Based on the Debian Linux distribution, Knoppix (see Figure 1) was one of the first Linux distributions designed explicitly to run from CD, and it remains one of the best. If you're burning Knoppix from an ISO download, you'll need a 700MB CD-R disk, as it won't fit on a 650MB CD-R. After booting the CD, you'll have the opportunity to pass special boot arguments to Knoppix. You can press F2 to get a list of boot options, but most users will just want to press Enter and use the default configuration. After booting, the KDE desktop environment loads. The desktop itself is both functional and visually appealing. A help screen loads automatically, giving links to Knoppix documentation stored locally on the CD. I was pleased to find my NTFS hard drives mounted as read-only disks on the desktop, allowing access to my Windows files. Knoppix also provided the best refresh rate for my monitor of any distribution I tested (85 Hz at 1024x768).
Figure 1 The Knoppix desktop.
Web browsing worked well with both Mozilla and Konqueror, the default KDE web browser. Pages loaded quickly and rendered accurately. Konqueror also serves as the file manager. Both the KOffice and OpenOffice.org suites are provided. Knoppix also includes a decent mix of audio, video, and graphics applications. SSH and HTTP server modules can be started on demand, offering a great way to experiment with Linux as a server. Knoppix even includes security tools such as Ettercap, Airsnort, and Ethereal.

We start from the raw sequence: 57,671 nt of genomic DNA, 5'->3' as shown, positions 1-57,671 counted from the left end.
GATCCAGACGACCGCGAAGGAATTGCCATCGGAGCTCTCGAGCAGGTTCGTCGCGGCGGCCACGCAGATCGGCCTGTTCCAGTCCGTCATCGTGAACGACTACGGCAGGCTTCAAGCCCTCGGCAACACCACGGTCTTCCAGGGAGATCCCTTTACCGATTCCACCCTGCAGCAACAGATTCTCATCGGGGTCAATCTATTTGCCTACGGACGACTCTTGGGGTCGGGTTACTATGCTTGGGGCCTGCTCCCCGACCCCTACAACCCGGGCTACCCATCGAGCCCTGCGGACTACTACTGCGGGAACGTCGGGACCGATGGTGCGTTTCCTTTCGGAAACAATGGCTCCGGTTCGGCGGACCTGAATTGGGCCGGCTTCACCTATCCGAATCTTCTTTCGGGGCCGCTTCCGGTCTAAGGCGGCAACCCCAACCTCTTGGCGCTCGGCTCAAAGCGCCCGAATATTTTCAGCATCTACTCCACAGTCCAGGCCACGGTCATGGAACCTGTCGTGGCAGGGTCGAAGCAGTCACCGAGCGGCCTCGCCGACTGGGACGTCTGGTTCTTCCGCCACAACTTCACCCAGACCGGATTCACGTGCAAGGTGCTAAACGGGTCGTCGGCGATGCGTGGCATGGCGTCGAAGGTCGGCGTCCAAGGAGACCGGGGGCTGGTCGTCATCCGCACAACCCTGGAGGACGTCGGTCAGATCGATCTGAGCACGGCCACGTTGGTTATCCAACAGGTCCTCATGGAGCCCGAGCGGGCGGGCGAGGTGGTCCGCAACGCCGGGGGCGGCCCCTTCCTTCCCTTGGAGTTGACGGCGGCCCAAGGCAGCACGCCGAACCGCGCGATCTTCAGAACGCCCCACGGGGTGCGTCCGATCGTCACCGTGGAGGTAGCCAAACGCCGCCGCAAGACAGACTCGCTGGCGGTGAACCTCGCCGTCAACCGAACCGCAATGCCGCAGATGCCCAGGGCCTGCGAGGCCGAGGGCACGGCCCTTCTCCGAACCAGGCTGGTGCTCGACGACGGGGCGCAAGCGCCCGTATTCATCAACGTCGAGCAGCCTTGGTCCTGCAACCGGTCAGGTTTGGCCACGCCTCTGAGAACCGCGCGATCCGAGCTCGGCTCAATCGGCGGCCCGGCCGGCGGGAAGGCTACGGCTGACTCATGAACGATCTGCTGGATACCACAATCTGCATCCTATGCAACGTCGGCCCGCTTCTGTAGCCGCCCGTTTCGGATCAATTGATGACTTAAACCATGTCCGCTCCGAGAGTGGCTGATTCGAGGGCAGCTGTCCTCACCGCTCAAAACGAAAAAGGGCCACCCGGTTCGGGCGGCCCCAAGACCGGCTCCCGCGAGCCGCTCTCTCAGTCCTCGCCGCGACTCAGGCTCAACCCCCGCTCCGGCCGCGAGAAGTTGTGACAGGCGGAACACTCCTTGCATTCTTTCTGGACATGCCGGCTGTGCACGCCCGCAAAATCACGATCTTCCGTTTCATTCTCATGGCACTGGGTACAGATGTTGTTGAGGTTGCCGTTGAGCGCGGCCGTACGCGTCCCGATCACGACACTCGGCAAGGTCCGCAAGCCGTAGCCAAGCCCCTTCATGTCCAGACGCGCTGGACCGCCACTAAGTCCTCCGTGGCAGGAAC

Once you're done working in Knoppix, shutdown is handled nicely. As the system shuts down, the CD tray opens, and an onscreen reminder prompts you to remove the disk. Features like this have rightfully earned Knoppix a reputation for ease of use.